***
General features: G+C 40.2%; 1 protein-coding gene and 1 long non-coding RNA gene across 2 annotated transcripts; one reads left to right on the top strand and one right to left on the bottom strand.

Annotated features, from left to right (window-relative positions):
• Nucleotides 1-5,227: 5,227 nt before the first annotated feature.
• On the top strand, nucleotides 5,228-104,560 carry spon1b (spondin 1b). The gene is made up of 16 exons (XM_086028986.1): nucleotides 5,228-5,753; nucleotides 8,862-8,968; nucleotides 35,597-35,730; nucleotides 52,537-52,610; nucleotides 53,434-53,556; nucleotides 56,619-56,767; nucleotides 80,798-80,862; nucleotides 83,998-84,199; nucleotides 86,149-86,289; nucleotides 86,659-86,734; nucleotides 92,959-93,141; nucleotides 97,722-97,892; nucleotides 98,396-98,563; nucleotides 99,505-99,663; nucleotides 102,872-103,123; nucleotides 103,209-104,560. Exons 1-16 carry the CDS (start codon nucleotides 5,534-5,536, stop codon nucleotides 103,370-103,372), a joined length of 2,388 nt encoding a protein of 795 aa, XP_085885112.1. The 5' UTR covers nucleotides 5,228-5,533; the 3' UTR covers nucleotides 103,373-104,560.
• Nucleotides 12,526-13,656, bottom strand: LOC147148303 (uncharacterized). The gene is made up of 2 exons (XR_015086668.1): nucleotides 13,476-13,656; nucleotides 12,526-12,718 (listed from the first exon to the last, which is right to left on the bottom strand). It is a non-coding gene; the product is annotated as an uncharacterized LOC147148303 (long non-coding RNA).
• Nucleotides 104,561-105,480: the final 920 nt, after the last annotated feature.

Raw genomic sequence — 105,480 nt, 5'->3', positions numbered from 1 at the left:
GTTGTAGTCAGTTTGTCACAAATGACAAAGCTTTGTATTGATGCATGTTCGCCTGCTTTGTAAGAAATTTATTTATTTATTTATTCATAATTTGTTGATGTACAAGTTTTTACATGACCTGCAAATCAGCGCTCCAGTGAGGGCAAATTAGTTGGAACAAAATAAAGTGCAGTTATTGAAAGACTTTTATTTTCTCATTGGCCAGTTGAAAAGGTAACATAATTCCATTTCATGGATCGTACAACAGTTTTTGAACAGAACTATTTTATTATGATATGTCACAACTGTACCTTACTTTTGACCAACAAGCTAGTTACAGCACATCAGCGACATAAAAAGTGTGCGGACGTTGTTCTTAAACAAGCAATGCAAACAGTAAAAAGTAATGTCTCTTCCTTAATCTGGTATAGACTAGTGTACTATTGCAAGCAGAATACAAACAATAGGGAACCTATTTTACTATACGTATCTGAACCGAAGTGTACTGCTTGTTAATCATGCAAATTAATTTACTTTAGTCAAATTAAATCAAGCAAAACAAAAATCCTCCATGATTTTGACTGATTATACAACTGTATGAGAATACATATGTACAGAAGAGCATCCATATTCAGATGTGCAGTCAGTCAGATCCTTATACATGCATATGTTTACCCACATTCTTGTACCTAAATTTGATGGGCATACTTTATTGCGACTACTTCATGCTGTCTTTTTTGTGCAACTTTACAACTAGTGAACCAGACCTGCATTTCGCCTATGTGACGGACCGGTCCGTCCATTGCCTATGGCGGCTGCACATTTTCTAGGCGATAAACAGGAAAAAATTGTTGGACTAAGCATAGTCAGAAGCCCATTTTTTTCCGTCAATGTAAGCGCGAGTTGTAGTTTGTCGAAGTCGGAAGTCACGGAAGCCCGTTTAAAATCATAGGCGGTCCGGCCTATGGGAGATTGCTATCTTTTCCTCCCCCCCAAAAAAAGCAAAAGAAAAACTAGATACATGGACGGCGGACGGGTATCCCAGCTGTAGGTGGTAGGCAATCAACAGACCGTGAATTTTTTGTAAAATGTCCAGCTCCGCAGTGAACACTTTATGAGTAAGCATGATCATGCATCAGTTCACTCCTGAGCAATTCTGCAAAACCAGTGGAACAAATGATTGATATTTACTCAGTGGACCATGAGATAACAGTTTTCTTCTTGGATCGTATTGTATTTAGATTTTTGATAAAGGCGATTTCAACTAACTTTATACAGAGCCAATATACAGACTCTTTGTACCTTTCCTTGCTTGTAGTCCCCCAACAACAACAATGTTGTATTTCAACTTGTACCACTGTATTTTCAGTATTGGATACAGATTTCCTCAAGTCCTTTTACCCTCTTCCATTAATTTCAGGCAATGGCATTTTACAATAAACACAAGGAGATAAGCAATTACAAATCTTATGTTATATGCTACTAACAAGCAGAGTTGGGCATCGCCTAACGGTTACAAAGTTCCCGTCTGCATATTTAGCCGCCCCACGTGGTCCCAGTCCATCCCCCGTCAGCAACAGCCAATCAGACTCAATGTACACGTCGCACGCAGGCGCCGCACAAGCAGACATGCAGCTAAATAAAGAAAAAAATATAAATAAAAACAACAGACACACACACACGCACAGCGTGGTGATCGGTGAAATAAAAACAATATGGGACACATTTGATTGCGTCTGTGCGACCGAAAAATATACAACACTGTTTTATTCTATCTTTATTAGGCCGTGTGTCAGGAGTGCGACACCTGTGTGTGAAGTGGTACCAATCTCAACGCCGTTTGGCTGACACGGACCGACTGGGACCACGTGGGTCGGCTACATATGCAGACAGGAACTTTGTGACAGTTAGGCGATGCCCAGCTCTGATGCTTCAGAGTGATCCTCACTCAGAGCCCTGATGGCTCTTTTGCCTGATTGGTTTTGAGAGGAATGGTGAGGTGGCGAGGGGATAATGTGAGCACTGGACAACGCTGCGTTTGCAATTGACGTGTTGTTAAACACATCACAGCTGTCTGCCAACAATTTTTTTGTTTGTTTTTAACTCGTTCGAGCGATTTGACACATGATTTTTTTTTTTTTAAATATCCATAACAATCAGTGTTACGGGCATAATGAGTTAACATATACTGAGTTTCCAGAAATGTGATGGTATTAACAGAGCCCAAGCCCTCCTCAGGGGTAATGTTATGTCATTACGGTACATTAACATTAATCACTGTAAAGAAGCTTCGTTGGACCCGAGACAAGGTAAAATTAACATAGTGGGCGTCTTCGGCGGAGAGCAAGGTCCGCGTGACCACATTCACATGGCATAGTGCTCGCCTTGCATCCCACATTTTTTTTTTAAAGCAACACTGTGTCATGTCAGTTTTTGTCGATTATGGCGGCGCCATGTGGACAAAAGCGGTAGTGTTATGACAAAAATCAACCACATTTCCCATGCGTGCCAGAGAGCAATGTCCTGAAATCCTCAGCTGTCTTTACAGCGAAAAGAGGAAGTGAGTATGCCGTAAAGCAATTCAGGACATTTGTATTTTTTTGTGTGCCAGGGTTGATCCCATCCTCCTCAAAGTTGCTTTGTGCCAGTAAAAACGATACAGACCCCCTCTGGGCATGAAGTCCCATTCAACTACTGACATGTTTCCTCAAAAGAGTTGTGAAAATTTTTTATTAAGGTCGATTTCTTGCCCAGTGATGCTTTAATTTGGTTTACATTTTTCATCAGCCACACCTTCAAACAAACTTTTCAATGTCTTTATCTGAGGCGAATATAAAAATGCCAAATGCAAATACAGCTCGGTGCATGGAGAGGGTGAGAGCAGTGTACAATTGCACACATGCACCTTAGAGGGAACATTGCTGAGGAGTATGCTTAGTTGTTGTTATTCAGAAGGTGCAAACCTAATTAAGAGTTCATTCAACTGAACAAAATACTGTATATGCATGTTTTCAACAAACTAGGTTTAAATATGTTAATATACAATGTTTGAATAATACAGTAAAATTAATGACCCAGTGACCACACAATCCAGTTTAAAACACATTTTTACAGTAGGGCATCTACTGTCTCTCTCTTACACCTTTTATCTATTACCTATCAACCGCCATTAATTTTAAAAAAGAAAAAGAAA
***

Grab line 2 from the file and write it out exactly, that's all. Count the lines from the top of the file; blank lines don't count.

Annotated features, from left to right (window-relative positions):